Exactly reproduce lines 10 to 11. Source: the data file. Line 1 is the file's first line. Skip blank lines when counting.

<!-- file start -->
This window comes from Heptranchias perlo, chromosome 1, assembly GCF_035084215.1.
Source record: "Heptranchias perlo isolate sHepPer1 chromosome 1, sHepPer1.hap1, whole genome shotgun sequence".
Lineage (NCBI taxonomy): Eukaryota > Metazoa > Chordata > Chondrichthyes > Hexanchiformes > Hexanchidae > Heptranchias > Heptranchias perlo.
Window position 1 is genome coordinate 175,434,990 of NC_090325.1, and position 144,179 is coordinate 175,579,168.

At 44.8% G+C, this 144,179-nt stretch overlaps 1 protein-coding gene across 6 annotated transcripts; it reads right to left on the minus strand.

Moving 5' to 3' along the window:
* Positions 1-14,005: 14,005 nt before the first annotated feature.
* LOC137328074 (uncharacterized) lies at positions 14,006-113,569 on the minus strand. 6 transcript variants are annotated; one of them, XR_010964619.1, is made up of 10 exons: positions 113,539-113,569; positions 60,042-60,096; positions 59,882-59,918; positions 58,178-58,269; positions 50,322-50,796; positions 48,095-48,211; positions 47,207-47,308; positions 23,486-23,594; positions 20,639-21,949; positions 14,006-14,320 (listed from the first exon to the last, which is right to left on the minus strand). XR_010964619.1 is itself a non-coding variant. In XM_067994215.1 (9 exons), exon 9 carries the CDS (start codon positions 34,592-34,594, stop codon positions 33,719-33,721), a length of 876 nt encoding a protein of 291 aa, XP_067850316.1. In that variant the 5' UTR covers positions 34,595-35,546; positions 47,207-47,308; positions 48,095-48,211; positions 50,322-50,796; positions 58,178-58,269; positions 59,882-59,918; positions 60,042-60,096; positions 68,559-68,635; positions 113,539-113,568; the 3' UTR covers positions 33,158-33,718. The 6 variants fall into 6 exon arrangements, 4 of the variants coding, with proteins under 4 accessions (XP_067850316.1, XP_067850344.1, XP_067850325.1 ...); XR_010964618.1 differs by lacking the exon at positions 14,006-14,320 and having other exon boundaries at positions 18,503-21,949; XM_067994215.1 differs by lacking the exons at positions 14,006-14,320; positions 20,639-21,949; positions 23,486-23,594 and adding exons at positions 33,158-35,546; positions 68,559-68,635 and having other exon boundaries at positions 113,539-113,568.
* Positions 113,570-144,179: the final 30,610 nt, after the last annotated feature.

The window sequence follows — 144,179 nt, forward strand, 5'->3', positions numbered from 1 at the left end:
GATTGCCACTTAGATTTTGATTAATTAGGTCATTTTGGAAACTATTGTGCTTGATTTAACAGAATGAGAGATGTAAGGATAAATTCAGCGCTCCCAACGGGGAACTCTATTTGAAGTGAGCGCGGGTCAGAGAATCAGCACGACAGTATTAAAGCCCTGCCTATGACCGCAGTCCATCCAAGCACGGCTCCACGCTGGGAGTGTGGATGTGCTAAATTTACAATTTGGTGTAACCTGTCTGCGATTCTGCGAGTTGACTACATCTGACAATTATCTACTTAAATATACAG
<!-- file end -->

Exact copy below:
The window sequence follows — 144,179 nt, forward strand, 5'->3', positions numbered from 1 at the left end:
GATTGCCACTTAGATTTTGATTAATTAGGTCATTTTGGAAACTATTGTGCTTGATTTAACAGAATGAGAGATGTAAGGATAAATTCAGCGCTCCCAACGGGGAACTCTATTTGAAGTGAGCGCGGGTCAGAGAATCAGCACGACAGTATTAAAGCCCTGCCTATGACCGCAGTCCATCCAAGCACGGCTCCACGCTGGGAGTGTGGATGTGCTAAATTTACAATTTGGTGTAACCTGTCTGCGATTCTGCGAGTTGACTACATCTGACAATTATCTACTTAAATATACAG